Pakistan’s agreement with IMF likely ‘in two days’

ISLAMABAD/KARACHI - The fate of revival of much needed IMF loan programme would be decided in next two days, as crucial policy level talks between Pakistan and IMF for the seventh review under the extended fund facility have begun in Doha, Qatar.

Federal Minister for Finance and Revenue Miftah Ismail has reached Doha for the talks, which would continue for next two days (till May 25).

On Monday, Finance Minister Miftah Ismail said the nation is paying price of wrong policies and agreements signed by previous government with international monetary organisations.

Taking to reporters in Karachi before leaving for Doha for talks with IMF on Monday, he said tough conditions of withdrawing subsidies and imposing tax on petroleum products is the result of agreements of previous government with IMF.

The finance minister said as per agreements of previous government, the diesel price is to be increased  by 150 rupees per liter and petrol  by 100 rupees per liter but the  present government does not want to carry it forward  as it will result in heavy financial burden on the masses.

He said Imran Khan had always created impediments in the path of development of the country. He said Imran Khan’s 2014 sit-in caused postponement of Chinese president’s visit to the Pakistan and today IMF team that was due in Islamabad for talks has declined to visit because of Imran Khan’s sit-ins.

The finance minister expressed the hope that in next two days he will succeed in having agreement with IMF in the best interest of the country and the people.

| Finance minister leaves for Doha to join talks | Says IMF deal to be in the best interest of country | Will try to convince Fund on continuing with subsidies on petrol, electricity

Earlier, both the sides held technical talks in last week. The government would make another try to convince IMF on the massive subsidy being given on petroleum products as well as electricity.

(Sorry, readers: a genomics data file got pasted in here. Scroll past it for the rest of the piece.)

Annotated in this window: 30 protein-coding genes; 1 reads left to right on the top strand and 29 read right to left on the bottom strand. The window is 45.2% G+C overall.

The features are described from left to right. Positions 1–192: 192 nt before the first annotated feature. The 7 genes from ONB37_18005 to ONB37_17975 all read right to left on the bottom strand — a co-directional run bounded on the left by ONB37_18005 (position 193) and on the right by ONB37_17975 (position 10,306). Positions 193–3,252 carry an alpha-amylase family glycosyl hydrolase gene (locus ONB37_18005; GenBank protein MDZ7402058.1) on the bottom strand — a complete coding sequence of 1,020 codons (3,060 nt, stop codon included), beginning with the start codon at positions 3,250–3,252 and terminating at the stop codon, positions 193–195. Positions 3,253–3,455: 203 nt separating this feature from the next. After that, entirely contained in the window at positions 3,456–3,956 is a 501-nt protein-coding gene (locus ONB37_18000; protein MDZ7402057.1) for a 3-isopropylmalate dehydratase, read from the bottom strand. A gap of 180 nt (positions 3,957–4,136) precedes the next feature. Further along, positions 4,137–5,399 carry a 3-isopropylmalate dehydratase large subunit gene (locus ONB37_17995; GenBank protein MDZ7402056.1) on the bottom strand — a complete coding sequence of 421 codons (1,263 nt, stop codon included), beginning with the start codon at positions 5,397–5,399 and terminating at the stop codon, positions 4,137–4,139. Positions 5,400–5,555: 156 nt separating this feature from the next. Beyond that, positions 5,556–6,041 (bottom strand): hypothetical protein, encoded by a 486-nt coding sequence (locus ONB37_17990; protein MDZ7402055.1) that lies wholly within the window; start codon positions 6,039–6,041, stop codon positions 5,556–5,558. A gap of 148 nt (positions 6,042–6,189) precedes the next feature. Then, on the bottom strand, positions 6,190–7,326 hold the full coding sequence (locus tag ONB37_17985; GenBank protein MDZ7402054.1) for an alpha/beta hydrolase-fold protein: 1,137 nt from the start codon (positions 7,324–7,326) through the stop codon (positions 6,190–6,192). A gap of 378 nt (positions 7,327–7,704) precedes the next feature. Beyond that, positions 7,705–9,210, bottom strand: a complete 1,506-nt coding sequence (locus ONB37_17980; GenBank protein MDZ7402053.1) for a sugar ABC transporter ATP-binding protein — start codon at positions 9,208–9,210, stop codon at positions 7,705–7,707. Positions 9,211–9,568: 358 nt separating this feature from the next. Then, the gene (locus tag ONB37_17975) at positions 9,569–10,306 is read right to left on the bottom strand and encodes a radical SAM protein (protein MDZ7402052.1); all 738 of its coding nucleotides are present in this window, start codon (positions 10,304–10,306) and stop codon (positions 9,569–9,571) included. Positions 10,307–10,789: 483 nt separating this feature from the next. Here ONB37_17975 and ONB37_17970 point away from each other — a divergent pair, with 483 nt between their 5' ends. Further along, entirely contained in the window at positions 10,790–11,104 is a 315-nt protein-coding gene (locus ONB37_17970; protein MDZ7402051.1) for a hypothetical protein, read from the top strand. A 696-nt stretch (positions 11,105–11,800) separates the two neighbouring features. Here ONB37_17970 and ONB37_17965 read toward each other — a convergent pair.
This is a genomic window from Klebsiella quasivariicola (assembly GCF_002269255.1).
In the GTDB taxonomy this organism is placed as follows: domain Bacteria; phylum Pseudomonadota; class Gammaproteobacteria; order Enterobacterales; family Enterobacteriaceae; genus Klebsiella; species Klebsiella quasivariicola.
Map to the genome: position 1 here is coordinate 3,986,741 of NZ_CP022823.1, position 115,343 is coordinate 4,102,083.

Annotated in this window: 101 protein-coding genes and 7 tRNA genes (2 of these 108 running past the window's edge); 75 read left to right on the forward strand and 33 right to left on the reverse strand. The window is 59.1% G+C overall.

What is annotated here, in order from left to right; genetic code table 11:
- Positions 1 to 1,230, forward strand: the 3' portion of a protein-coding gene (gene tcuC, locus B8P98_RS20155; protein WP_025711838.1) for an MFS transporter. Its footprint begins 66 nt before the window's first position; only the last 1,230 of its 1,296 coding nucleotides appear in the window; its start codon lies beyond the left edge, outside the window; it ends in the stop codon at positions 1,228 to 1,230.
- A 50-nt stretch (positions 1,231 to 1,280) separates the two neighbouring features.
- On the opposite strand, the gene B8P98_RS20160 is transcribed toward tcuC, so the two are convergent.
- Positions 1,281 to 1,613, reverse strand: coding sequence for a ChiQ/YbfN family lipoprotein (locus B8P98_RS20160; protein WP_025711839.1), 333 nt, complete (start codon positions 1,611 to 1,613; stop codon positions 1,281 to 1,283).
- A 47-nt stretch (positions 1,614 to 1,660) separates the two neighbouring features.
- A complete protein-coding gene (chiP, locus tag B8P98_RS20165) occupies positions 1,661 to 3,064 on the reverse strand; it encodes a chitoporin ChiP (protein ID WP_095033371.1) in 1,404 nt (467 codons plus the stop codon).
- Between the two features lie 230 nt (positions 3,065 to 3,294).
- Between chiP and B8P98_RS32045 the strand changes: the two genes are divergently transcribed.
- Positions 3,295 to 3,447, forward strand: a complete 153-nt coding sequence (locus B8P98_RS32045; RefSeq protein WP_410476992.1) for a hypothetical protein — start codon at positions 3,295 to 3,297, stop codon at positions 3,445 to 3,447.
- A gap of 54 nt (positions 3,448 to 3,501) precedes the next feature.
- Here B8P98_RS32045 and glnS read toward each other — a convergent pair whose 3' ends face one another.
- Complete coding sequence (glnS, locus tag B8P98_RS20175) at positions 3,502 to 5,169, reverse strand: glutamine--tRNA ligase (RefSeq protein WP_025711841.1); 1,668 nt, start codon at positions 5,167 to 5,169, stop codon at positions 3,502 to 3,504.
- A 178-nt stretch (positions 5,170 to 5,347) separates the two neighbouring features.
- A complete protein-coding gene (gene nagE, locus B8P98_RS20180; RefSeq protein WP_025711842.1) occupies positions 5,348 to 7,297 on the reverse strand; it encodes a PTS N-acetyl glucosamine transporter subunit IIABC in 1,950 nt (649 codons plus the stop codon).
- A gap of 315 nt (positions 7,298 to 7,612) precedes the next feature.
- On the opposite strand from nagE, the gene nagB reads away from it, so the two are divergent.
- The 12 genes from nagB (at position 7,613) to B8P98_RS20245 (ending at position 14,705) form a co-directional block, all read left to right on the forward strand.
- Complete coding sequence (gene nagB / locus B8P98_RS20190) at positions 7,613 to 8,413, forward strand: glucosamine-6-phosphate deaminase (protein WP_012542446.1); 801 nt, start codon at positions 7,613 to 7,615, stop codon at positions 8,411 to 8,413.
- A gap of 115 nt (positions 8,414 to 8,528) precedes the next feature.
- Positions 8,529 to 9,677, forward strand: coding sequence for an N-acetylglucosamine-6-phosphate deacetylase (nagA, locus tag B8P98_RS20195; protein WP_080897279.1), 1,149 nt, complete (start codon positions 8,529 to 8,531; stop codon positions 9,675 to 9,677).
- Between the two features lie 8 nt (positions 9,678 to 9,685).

Before leaving for Qatar, the finance minister once again said that the government doesn’t plan to increase the prices of petroleum products. He also stated that he would try to convince the IMF that the government can’t raise oil prices immediately as the nation cannot afford it and should be given some time. He said that the government has granted the subsidy and it will continue.

Meanwhile, an official of the Ministry of Finance informed that the government would request the IMF to give relaxation on the increase in prices of electricity and oil products keeping in view the higher inflation rate and uncertainty on political front. “Fuel prices are already higher in the country so the government will ask the IMF to give exemptions on eliminating subsidy on power and oil prices. We will also seek some time for increasing prices, likely be end of current fiscal year (June),” he said. Talking about the alternate plan, he said that government would slash the development budget and increase the tax collection in budget, which would be announced on June 10.

However, it would be a challenging task for the government to convince the Fund on the massive subsidy on oil products and electricity. In March 2022, talks between Pakistan and IMF were inconclusive mainly due to the then government’s decision to give subsidy on electricity as well as petroleum products prices and tax amnesty scheme for the industrialists. The previous government of PTI had assured to increase the petroleum levy of petroleum by Rs4 per litre per month to take it to Rs30 per litre by June. However, later, former Prime Minister Imran Khan had announced to keep oil prices unchanged from March to June this year. The IMF had expressed serious concerns over the decision and refused to release the tranche of billion dollars for Pakistan.

Pakistan would receive around one billion dollars from the Fund if the talks remain successful. In last month, the IMF had agreed to increase the size of its $6 billion loan programme by $2 billion, and extend it for another year to prop up Pakistan’s balance of payments position and foreign exchange reserves.

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